Is an employee entitled to be paid for all hours worked?

UPDATED: Nov 19, 2012

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Is an employee entitled to be paid for all hours worked?

My wife works a job where she is a part-time employee and is only allowed to clock in 20 hours. However, in some instances they will ask her to work over 20 hours and still only clock in 20. So if she works 30 hours, she only clocks in 20 and then the next week they give her 10 hours off without pay. She is only allowed to work 10 hours and get paid for 10 hours. She can work 40 but only get paid for 30. They justify the working over by giving time off, however that time off is without pay. She may work 40 hours one week and only be able to get paid for 20 hours but is given a week off. It’s not worth it just to be given time off since that time off is without pay. Work 40 hours but only get paid 20, its nonsense. Is this legal?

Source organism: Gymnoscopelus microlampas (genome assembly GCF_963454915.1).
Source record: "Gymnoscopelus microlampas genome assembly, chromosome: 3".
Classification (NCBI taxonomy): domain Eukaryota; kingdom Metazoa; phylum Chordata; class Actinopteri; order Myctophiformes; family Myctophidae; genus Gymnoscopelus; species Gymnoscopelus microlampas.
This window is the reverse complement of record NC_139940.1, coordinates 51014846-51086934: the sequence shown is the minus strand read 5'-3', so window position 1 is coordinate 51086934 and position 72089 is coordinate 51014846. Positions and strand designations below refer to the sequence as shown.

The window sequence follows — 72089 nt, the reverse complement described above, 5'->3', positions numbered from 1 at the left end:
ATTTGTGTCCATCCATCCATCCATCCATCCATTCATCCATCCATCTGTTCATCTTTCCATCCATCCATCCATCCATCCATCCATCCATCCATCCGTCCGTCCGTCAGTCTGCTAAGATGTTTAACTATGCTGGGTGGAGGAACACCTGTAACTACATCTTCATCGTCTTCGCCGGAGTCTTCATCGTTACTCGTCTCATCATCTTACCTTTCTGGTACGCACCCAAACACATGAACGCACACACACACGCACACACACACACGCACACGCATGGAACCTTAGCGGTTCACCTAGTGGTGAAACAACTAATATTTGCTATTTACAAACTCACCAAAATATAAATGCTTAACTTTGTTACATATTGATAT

Asked on November 19, 2012 under Employment Labor Law, Missouri


SJZ, Member, New York Bar / FreeAdvice Contributing Attorney

Answered 10 years ago | Contributor

Assuming your wife is an hourly employee (and not an exempt salaried employee), she must be paid for ALL hours worked (including overtime, if she works more than 40 in a week)--there is no exception, and it does not matter what her hours are supposed to be or what she called (e.g. that she is called part time). So, for example, if she works 30 hours a week, she must be paid for 30 hours. The employer can certainly reduce her hours the next week--so, for example, only have her work 10 hours--to keep their total costs down, but whatever she does work, she must be paid for.

Therefore, your wife may have a case to recover unpaid wages. She could contact the state Department of Labor to file a complaint, or speak with an employment law attorney about possibly suing.

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